Making The Fins At 2:30am

It is 2:30 am Saturday morning and I am writing from my phone. Thursday night I was up until 4 am learning the backstitch and sewing corner reinforcements into my poly tarp sail. Now I understand why sewing machines were invented. Friday I had to take the day off to watch Emma, which worked out splendidly because she was a dream and let me work on the boat all day. I was able to install the deck plates, put in he rest of the expanding foam, make and install to the transom the rudder attachment and turn THESE big ugly heavy foil blanks into THESE beautiful wings. They have a NACA-esque wing-looking profile (at least conforming to my mental mage of what that looks like) very hard to document with my camera.

They began their life as a single half-sheet of 15/32 exterior ply (5 layer), which I cut to rough shape doubled, and then laminated together with epoxy and screws. I had been pondering how I was going to shape the foils. They were massive dense blocks of wood! The tools I have that I use regularly which I thought could be useful we're my vircular saws (one crappy big cheap plug in and a little cordless), my cordless sawzall, and my cordless angle grinder (clearly I do a great deal of finish carpentry).

I drew on the radius curves by tracing the bottom of a 5 gallon bucket, then used the plug in circular saw to rough cut those outside cuts. Then I grabbed my

[next day]

I grabbed my sawzall and began hacking away at the front edge of that giant 4 foot lee board. There had to be a better way to do this...Suddenly I recalled that I had borrowed my Dad's electric planer, a tool I'd acquired too late to help with the hull; a toolI had never actually used before. I fired it up, and suddenly I was standing in the eye of a frantic buzzing whirlwind of sawdust and suburban noise pollution and carving through those monster blanks like giant blocks of cheese. The laminated layers turned out to be really useful for roughing in the shape, because I could plane one area down to the proper shape and then match the rest to the rough laminate pattern.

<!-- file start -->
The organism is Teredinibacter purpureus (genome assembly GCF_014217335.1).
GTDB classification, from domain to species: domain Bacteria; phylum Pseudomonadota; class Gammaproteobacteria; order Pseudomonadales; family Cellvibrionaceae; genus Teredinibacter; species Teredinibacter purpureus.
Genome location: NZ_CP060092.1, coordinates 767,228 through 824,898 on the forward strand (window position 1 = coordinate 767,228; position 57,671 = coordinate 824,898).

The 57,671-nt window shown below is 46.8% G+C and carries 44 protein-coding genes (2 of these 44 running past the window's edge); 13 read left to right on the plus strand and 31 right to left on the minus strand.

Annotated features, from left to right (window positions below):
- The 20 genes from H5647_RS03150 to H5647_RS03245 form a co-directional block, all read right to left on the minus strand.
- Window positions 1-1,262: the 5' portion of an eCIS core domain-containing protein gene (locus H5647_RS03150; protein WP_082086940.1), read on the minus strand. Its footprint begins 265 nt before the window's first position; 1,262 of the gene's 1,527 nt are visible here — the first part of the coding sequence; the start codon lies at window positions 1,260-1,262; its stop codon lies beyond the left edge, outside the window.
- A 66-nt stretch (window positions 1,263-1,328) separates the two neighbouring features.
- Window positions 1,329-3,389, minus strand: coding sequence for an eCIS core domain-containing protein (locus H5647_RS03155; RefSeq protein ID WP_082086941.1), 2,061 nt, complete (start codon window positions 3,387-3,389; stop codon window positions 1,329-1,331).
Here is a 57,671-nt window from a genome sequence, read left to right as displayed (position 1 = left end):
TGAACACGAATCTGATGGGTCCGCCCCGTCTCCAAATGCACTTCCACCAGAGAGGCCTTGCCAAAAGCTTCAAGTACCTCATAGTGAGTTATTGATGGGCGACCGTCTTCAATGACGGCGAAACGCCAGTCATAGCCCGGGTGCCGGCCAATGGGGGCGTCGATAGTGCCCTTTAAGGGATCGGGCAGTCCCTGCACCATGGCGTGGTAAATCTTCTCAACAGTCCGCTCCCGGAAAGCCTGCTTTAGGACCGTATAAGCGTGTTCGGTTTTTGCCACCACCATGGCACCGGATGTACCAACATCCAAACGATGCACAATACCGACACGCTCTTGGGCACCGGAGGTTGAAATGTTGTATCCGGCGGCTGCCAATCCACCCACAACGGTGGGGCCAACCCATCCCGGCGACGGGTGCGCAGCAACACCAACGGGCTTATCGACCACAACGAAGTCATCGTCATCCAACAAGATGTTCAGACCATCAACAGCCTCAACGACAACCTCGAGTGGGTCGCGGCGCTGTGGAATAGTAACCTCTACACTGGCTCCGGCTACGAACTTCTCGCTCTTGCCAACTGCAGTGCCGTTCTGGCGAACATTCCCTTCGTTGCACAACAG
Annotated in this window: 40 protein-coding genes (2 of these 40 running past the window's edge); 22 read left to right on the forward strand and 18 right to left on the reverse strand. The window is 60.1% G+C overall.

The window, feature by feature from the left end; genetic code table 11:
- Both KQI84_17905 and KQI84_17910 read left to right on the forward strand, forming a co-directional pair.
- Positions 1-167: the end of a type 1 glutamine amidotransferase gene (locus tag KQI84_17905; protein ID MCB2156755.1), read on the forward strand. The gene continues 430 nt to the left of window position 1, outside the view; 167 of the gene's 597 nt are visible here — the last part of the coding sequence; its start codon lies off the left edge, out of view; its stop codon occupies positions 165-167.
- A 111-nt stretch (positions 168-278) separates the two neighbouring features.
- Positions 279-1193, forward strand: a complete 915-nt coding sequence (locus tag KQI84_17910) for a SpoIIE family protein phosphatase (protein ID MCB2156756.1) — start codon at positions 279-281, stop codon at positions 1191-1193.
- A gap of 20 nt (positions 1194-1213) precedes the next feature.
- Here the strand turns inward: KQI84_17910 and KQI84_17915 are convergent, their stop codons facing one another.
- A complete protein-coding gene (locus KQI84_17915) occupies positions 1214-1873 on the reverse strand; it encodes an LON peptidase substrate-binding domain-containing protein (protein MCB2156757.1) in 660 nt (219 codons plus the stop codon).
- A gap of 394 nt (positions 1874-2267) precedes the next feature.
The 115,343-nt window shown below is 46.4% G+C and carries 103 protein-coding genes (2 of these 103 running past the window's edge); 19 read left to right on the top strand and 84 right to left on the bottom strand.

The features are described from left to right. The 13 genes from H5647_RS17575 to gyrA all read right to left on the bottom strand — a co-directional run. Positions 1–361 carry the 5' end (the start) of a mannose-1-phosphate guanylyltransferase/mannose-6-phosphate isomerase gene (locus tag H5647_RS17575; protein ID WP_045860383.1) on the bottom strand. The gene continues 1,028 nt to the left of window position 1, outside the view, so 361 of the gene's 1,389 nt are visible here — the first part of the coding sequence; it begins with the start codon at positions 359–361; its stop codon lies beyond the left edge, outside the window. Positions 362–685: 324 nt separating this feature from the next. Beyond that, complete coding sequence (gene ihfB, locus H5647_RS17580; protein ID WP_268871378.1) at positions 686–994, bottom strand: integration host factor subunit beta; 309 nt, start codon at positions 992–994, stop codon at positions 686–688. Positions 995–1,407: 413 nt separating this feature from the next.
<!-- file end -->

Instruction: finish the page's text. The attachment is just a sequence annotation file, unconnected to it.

What an amazing tool! I hadn't intended to do a really sincere shaping job with my caveman approach, but with this planer it felt like a sin not to give my best effort to giving these a real wing profile. Not that I really knew what that was, but in my mind I saw that egg-shaped front and that long tapered back, ending abruptly in a very slim flat edge. I'll say again what a great reference those ten laminated layers proved to be. In what seemed like no time at all I was standing there covered in saw dust head to toe with two rough foils. I grabbed the belt sander (also a borrowed tool, but one with which I'm much more familiar) and started whipping away. Very quickly I could see that, smoothed out, the laminate layers gave the foils a captivating depth and character.

So there I was with these lovely, light wings, which looked and felt like sculpture, and bore no resemblance to the horrible ugly industrial blocks they had been just an hour before. It was the most magical transformation of this whole process so far - thrilling.

Now what was I going to do with them. I'd been planning on just slapping a coat of paint on them and calling it a day. But now the character of the wood and the delicacy of that aft blade edge called for epoxy, preferably even glass on the back and front edges.

I took a break to take Emma to visit my wife and our friend, who was just coming out of surgery, at the hospital. Then to the home depot to swap out the propane tank for my freestanding outdoor heater, then back home to glass the foils.

I was in bed, exhausted, by ten o'clock. At 2:30 Emma woke me up asking for warm milk, but by the time I brought it back she was asleep. I think she was dreaming. So I took the opportunity to write this update. It's 4:00 now, I think I'll slip out and fire up the heater again for the sake of the epoxy, and begin to plan my next move.

Still to do